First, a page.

Wrong.

Government's job is to secure and protect the rights of the people. The government can decide/declare anything it wants, but if the overwhelming majority of people refuse to comply there is actually very little it can do, and it risks being abolished and replaced/restored.

So how about you consider the alternative: one where you don't assume that everyone working at every/any level of government, e.g., NSA, doesn't have the worst motivations and is actually trying to do their best to honorably, legally, and Constitutionally, protect our nation and its people instead of the opposite. How about that?

Sorry, but that boat sailed with all the lawlessness and abuses that have been revealed regarding domestic data/comm interception/storage, the widespread use of parallel construction, and the mass compromise of encryption schemes.

History proves over and over that the biggest danger to life and liberty is and has always been one's own government. The kind of "trust" you advocate for in this context would be foolish.

Strat

Comment: Re:Why is the government scared to talk about thes (Score 1) 241

by BlueStrat (#49114365) Attached to: In Florida, Secrecy Around Stingray Leads To Plea Bargain For a Robber

Why is the federal government (and its agencies) so scared to allow state and local law enforcement agencies to reveal the use of these devices?

Well, you could find out by assembling your own "stingray" piecemeal using some of the test equipment in the links below, and use it to monitor/record police/DHS/NSA and wait to see what charges they decide to prosecute you for if you're arrested, and then take the government to court for the same charges.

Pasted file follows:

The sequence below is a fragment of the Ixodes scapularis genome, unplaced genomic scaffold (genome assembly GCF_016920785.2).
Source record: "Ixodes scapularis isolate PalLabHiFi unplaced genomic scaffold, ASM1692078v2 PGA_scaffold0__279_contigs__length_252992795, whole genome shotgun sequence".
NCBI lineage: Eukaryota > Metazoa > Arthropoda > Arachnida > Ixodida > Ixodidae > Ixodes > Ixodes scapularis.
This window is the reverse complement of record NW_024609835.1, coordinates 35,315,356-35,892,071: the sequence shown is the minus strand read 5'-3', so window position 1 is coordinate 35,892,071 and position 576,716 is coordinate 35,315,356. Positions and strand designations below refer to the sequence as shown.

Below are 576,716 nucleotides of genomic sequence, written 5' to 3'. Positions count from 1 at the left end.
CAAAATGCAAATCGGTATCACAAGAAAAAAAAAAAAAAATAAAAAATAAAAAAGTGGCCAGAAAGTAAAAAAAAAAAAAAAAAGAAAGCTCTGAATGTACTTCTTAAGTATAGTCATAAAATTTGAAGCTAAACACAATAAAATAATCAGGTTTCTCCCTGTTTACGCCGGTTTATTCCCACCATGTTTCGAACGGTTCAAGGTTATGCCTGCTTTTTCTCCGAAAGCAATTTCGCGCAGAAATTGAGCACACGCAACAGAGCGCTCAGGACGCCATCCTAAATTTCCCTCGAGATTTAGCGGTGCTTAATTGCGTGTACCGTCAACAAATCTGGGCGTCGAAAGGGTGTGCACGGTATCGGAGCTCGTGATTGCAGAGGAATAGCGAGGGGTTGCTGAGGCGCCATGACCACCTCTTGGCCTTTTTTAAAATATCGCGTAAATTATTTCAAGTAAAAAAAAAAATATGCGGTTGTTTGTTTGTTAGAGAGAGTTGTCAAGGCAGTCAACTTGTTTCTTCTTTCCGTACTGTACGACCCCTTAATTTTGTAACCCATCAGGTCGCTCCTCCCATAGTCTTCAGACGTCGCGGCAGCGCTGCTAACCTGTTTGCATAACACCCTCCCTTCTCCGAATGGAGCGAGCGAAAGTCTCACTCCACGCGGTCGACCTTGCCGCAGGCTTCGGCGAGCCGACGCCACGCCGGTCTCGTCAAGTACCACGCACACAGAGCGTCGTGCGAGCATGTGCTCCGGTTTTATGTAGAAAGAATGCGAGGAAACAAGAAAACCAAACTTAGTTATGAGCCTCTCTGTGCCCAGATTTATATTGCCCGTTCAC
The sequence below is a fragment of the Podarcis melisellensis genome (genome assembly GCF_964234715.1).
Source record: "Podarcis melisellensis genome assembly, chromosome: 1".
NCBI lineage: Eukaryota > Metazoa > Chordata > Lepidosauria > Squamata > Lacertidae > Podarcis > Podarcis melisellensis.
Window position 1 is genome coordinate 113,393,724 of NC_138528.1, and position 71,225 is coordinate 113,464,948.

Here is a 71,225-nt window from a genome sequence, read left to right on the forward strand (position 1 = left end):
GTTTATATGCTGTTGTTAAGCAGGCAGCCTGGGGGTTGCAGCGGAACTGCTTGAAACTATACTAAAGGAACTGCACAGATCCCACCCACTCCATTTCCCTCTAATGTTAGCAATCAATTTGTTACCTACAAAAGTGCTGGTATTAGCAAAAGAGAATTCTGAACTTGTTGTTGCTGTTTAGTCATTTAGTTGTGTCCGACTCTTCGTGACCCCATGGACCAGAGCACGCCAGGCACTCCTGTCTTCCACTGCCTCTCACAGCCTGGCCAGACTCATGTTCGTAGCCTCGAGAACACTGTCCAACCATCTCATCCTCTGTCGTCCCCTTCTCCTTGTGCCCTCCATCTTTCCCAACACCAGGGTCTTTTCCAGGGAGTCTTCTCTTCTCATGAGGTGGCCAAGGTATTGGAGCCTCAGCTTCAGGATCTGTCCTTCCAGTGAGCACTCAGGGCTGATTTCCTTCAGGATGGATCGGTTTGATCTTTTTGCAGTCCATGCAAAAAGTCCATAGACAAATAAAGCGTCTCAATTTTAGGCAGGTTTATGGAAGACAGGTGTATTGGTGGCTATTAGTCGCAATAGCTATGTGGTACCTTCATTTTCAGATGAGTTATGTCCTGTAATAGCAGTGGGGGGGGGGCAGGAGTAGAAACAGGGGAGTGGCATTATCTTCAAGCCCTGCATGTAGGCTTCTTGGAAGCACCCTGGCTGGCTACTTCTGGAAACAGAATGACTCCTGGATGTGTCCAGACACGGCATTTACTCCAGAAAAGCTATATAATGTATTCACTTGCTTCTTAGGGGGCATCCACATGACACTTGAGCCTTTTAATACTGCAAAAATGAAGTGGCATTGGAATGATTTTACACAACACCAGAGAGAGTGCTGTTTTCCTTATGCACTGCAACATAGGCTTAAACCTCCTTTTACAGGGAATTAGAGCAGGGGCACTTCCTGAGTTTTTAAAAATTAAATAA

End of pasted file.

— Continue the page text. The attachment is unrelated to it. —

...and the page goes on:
http://www.testequipmentdepot....

http://www.testequipmentdepot....

Although your chances of getting the same 'justice' system that is complicit in these criminal acts by those in government to turn around and prosecute these same criminals are slim at best.

Strat

Comment: Re:How do Climate Change Believers Profit? (Score 1) 444

by BlueStrat (#49104719) Attached to: How One Climate-Change Skeptic Has Profited From Corporate Interests

Hmm, what industries could profit from climate change true believers?

How about governments, those who run them, and those tied to and who profit from government? They gain ever more power & control over ever-wider-ranging areas of life and have another excuse to squeeze the marks for more of their wealth.

Strat

The Almighty Buck

How One Climate-Change Skeptic Has Profited From Corporate Interests 444

Posted by timothy
from the note-that-doesn't-mean-he's-wrong dept.
Lasrick writes Elected officials who want to block the EPA and legislation on climate change frequently refer to a handful of scientists who dispute anthropogenic climate change. One of scientists they quote most often is Wei-Hock Soon, a scientist at the Harvard-Smithsonian Center for Astrophysics who claims that variations in the sun's energy can largely explain recent global warming. Newly released documents show the extent to which Dr. Soon has made a fortune from corporate interests. 'He has accepted more than $1.2 million in money from the fossil-fuel industry over the last decade while failing to disclose that conflict of interest in most of his scientific papers. At least 11 papers he has published since 2008 omitted such a disclosure, and in at least eight of those cases, he appears to have violated ethical guidelines of the journals that published his work.' The Koch Brothers are cited as a source of Dr. Soon's funding.

Time to take stock. Go home with some office supplies.